Anyone who's had surgery would probably agree that being wheeled into the operating room can prove quite the anxiety-producing ride.
A London design studio has come up with a wonderfully creative way to calm young patients en route to surgery -- interactive wallpaper that turns clinical corridor walls into a magical forest to engage and distract the kids as they journey toward their procedure.
The cheerful printed paper (hospital grade, for easy washing) disguises 70 LED panels housing a total of 72,000 LEDs. When triggered by motion sensors, the LEDs reveal themselves as interactive animated patterns of light shaped like moving horses, deer, hedgehogs, birds, and frogs peeking through the foliage and trees.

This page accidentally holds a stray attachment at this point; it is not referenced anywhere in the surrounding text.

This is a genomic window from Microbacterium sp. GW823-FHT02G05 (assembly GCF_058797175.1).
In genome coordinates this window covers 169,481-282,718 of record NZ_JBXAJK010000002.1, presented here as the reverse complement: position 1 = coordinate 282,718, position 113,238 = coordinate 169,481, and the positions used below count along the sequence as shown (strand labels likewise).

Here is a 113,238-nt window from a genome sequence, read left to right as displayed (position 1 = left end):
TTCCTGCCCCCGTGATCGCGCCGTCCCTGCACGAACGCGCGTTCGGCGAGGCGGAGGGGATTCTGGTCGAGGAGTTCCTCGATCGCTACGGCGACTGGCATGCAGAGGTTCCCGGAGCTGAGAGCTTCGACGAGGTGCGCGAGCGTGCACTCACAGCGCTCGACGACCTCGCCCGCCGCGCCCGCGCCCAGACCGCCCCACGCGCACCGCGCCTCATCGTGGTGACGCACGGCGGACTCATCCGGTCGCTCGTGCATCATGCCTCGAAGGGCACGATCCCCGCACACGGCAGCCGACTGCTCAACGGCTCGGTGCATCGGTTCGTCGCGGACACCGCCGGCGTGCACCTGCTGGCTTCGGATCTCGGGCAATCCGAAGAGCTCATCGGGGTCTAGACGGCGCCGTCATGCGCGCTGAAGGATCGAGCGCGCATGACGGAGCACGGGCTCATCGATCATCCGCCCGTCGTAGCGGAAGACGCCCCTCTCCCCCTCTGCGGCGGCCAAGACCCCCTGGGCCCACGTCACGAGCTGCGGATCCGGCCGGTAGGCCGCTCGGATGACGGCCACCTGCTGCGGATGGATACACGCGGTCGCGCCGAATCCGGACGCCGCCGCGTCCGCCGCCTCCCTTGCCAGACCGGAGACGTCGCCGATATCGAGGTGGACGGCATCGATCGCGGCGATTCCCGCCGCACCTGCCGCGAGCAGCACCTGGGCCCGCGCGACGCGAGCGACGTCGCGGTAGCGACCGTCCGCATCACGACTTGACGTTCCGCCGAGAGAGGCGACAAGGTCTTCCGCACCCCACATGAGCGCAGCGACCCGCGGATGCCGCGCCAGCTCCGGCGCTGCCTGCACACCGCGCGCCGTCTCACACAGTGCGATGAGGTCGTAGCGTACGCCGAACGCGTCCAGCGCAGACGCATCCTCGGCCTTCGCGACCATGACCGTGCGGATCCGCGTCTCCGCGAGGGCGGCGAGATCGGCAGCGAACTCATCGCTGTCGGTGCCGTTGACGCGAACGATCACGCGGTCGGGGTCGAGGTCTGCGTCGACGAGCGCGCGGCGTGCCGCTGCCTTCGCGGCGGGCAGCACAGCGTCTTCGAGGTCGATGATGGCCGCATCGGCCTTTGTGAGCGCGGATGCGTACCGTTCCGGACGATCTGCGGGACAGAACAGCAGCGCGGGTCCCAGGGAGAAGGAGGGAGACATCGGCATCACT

"The idea came from remembering walks in my childhood," Jason Bruges of Jason Bruges Studio, which created the installation, told the Guardian. "I loved spotting and following things, those stolen glances and glimpses... I was trying to re-create this with the idea of digital lookout points along the corridor."
The studio modeled the critters in 3D before translating them to low resolution to give the creatures an aesthetic akin to pixelated video game characters. The creators then placed the LED panels at various heights so kids from newborn to 18, in beds and wheelchairs, can access the animals at eye level.
The hospital says its young patients have been so entranced by the nature canvas that it will grow to fill more walls by 2017.